A recent UNBC grad from Williams Lake is a recipient of the BCTF’s Maxwell A. Cameron Memorial Award.
Marina Campsall, 27, completed her Bachelor of Education degree in Prince George in April, and said she received a phone call one night at 8 p.m. alerting her she would be given the award during her grad ceremonies at UNBC on May 25.
Each year the British Columbia Teacher’s Federation gives the award to one Bachelor of Education grad at each of the province’s approved teacher education programs.
Recipients of the award are students who are considered for the award by the dean of the Faculty of Education, and director of the division concerned, to be outstanding and have initiated, worked or participated in a project that created positive change globally or in their local community and or been actively involved in issues related to poverty, LGBTQ rights, women’s rights, anti-racism, peace, global or environmental issues.
During her final teaching practicum, Campsall worked with teacher Caroline Chupa on a numeracy and literacy project for Statistics 12 and Social Studies 11.
Part of the project saw the students utilizing the concept of Second World War casualties and being encouraged to think outside the box on things such as Holocaust statistics for four of the major concentration camps.
After Campsall graduated from Williams Lake Secondary School in 2009, she attended the University of Victoria for three years studying theatre.
She transferred to Thompson Rivers University in Kamloops and completed a history degree, before attending the University of Northern B.C. for two years to complete her education degree.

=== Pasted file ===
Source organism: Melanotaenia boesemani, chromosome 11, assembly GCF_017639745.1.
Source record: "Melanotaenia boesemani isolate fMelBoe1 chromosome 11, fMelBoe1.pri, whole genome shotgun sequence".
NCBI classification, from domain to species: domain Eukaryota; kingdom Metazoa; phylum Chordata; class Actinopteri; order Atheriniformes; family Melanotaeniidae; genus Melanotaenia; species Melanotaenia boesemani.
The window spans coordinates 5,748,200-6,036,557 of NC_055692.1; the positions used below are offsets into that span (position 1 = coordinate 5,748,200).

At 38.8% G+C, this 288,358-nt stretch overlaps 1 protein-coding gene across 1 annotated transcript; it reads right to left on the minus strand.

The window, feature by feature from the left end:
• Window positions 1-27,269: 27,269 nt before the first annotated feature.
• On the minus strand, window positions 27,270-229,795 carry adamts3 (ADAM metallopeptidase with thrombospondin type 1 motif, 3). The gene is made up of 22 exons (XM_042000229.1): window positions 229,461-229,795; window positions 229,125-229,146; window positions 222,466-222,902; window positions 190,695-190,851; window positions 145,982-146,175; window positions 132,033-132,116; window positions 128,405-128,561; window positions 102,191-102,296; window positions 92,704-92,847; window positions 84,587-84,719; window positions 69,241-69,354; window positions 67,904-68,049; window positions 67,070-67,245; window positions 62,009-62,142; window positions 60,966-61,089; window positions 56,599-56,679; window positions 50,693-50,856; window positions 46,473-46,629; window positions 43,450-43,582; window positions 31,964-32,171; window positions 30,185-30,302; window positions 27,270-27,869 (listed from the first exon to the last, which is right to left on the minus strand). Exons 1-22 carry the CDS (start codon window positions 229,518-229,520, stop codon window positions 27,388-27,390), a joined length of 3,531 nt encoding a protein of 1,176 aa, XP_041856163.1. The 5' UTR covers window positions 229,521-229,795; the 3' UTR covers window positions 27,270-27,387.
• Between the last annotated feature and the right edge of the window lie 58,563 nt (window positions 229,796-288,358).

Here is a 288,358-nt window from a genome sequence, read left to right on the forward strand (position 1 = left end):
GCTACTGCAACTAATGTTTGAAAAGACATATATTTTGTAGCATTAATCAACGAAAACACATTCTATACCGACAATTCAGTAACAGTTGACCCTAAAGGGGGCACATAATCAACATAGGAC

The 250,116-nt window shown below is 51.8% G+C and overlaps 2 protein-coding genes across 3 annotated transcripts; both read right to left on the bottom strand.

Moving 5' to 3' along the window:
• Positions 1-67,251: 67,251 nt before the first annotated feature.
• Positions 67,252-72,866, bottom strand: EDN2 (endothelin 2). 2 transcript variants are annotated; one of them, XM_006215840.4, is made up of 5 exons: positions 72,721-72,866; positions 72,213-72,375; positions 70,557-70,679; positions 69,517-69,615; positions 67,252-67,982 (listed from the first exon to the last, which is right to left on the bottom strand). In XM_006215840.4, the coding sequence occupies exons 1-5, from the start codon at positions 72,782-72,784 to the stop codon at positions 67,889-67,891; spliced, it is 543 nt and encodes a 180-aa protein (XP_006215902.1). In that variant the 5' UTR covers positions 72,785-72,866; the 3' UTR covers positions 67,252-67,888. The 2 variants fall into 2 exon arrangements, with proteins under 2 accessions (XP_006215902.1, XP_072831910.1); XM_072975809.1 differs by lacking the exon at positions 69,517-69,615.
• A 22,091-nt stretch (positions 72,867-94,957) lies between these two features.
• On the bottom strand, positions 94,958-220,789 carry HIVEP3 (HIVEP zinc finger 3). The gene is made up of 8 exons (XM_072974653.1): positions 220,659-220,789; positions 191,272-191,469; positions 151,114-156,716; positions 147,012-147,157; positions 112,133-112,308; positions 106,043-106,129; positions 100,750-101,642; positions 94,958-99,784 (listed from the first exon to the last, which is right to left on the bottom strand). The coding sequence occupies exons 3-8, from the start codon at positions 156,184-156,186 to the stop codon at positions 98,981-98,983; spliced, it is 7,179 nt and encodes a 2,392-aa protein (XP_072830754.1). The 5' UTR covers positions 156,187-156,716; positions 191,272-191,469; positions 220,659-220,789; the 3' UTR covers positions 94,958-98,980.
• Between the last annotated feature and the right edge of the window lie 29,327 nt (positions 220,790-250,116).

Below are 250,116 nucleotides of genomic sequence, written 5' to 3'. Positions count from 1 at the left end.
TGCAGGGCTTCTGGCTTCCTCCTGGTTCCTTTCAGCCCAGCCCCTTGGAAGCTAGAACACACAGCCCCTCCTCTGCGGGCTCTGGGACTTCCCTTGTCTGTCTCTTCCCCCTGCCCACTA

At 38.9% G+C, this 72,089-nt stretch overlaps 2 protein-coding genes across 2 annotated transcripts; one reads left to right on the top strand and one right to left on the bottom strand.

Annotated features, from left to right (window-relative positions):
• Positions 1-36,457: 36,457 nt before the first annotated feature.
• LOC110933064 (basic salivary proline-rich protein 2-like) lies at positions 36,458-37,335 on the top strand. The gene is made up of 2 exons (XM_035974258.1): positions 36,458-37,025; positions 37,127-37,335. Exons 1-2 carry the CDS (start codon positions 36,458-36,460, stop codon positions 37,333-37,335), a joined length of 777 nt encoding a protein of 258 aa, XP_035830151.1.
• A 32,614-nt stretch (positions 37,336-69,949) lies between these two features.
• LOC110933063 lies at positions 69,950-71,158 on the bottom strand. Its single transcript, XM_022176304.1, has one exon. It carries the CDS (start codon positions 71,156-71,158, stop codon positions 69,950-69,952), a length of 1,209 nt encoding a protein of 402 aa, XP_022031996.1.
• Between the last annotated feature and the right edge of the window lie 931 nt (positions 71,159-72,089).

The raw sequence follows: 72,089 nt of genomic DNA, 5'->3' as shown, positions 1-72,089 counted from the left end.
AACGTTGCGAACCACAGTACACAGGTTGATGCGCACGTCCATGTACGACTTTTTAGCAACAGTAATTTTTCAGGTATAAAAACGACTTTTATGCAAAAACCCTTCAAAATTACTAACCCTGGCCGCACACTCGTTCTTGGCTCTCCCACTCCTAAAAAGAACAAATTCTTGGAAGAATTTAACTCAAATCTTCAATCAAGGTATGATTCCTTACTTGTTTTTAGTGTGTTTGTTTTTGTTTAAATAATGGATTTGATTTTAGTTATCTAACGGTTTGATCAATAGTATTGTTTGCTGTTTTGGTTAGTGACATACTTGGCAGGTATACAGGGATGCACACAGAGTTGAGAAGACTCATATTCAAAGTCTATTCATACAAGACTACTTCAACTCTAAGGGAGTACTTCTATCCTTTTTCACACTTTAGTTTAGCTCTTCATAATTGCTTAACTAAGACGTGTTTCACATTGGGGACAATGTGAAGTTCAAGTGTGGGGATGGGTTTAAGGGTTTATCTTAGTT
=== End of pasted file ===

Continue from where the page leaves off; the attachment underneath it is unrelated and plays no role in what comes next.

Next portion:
“I subbed in Williams Lake after I finished on April 27 at UNBC, mostly at Columneetza and Williams Lake Secondary, and some at Cataline,” Campsall said, noting she will be moving to Fernie in the fall where she has a full-time position at the secondary school teaching drama and social studies.
Excited to be jumping into a full-time position so soon, Campsall said she saw the job posting and didn’t hesitate because the opportunity to teach drama was compelling.
“I am at a great kind of place in my life right now where I can just go,” she added.
In fact, on July 4 she was heading to New York for a 10-day trip to see as many Broadway shows as she could.
Campsall’s decision to pursue teaching came from her teaching parents — Al and Raeleen Campsall — and a natural ability to have fun with kids.
“I worked for the library’s summer reading program for two years and at Boitanio Park with the complex’s summer day camps for four years,” she recalled. “I think those experiences solidified it for me because I really enjoyed them.”
And after two months of subbing in Williams Lake she said she cannot imagine herself doing any other job.